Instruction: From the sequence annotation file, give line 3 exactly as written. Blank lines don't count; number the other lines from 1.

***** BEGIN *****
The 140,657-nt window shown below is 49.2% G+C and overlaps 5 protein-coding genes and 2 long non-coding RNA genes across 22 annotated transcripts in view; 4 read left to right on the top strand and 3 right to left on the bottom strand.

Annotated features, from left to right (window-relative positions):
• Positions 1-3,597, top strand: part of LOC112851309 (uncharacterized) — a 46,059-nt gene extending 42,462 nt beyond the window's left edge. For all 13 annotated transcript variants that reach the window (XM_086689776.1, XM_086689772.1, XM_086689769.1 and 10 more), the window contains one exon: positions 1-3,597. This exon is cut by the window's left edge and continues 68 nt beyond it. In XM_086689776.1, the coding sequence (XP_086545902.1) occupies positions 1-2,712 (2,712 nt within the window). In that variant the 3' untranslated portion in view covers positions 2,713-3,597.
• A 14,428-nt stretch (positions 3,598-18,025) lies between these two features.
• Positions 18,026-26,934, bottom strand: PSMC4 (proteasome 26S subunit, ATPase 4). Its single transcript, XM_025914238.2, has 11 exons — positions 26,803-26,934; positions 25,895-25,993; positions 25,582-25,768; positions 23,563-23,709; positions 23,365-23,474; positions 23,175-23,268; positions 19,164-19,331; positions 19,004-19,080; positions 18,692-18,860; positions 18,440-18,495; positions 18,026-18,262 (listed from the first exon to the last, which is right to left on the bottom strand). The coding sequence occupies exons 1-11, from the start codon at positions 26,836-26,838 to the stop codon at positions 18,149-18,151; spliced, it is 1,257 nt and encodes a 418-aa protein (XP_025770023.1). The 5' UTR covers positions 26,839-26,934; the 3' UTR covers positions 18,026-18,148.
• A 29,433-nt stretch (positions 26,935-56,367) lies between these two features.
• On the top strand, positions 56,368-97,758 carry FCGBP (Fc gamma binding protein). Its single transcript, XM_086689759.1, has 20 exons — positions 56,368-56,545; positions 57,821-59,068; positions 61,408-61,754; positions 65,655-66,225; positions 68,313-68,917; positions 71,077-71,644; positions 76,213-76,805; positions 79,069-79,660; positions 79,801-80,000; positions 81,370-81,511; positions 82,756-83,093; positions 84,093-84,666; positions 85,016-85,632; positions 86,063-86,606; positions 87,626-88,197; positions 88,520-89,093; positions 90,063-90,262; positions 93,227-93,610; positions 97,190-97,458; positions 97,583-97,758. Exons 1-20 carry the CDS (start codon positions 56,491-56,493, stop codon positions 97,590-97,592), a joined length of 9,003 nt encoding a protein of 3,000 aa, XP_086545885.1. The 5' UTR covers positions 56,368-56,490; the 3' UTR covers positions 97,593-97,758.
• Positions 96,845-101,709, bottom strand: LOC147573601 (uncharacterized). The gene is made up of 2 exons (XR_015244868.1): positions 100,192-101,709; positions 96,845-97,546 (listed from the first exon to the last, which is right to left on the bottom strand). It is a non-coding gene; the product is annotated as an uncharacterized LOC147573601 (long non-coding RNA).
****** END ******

• Positions 1-3,597, top strand: part of LOC112851309 (uncharacterized) — a 46,059-nt gene extending 42,462 nt beyond the window's left edge. For all 13 annotated transcript variants that reach the window (XM_086689776.1, XM_086689772.1, XM_086689769.1 and 10 more), the window contains one exon: positions 1-3,597. This exon is cut by the window's left edge and continues 68 nt beyond it. In XM_086689776.1, the coding sequence (XP_086545902.1) occupies positions 1-2,712 (2,712 nt within the window). In that variant the 3' untranslated portion in view covers positions 2,713-3,597.